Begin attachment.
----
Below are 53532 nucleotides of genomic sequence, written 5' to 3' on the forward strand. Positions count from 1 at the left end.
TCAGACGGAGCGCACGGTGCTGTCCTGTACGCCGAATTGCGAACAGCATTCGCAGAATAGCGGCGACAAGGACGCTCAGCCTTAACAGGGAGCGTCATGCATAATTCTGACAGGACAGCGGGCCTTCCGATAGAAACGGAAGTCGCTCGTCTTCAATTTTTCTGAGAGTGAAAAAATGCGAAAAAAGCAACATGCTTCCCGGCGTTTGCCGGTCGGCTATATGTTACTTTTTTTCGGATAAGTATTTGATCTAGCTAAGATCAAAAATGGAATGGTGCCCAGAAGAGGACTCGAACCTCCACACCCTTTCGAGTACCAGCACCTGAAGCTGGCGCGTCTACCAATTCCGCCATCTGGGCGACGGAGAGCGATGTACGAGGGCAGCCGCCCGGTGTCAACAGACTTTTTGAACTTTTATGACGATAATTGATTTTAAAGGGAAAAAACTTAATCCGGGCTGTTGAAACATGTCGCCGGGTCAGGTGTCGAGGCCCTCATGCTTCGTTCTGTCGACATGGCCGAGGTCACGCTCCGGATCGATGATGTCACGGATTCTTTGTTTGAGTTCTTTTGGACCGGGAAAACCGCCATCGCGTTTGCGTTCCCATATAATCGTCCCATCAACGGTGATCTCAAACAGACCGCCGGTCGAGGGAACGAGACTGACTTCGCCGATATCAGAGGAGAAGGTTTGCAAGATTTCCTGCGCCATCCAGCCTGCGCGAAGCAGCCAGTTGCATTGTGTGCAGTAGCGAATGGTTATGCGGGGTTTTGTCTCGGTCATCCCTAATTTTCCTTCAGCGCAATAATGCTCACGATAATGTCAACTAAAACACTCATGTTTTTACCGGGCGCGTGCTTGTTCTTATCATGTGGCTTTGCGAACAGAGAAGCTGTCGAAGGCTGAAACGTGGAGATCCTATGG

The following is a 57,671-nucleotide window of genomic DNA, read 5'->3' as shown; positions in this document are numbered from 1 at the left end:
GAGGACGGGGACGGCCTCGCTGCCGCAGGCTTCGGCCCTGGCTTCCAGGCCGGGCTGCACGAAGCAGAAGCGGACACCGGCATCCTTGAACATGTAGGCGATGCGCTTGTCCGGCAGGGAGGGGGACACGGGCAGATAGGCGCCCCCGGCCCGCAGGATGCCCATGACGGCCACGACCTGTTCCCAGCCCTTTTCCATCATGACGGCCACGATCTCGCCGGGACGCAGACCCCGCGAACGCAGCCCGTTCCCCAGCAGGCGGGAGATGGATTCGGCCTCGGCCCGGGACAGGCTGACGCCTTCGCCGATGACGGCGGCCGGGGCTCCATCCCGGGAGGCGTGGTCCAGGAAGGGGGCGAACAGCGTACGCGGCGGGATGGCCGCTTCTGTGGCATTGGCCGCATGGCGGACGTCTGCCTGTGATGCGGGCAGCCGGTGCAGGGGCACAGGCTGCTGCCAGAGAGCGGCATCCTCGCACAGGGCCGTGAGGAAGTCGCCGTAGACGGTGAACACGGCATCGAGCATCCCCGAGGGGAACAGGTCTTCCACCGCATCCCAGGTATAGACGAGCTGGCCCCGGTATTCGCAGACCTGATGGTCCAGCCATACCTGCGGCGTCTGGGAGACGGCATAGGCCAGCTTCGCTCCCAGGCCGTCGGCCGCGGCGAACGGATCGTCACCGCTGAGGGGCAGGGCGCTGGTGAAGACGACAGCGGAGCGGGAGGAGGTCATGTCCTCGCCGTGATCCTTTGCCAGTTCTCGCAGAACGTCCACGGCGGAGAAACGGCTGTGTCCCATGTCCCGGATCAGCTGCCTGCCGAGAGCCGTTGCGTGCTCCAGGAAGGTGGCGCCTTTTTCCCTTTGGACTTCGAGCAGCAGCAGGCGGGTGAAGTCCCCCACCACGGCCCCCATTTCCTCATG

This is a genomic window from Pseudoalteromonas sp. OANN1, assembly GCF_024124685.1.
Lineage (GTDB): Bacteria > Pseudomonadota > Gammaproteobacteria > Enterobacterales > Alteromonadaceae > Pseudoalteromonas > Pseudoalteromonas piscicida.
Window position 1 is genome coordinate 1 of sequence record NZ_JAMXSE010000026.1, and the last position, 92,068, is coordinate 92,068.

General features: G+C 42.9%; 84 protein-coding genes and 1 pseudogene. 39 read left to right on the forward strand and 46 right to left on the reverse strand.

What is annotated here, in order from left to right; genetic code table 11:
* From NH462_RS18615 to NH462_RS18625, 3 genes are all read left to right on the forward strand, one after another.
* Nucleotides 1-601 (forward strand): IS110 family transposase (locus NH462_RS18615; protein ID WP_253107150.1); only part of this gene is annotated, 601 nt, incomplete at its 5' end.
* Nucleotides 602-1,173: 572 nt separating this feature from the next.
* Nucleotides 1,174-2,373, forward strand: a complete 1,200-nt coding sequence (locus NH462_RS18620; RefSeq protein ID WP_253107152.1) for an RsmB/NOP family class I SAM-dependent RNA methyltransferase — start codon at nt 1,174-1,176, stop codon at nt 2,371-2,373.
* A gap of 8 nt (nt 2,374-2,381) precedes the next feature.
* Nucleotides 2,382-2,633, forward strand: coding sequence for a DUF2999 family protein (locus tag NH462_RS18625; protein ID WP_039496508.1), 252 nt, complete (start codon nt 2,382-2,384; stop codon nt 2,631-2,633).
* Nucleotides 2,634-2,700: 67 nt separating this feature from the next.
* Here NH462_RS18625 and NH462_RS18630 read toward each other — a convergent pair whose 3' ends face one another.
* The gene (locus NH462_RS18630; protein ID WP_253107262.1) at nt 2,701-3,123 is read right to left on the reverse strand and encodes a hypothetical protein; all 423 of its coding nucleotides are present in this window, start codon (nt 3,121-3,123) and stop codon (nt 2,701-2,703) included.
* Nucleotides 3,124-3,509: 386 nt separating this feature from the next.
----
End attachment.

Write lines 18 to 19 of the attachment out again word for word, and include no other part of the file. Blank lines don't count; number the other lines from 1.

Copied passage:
* The gene (locus NH462_RS18630; protein ID WP_253107262.1) at nt 2,701-3,123 is read right to left on the reverse strand and encodes a hypothetical protein; all 423 of its coding nucleotides are present in this window, start codon (nt 3,121-3,123) and stop codon (nt 2,701-2,703) included.
* Nucleotides 3,124-3,509: 386 nt separating this feature from the next.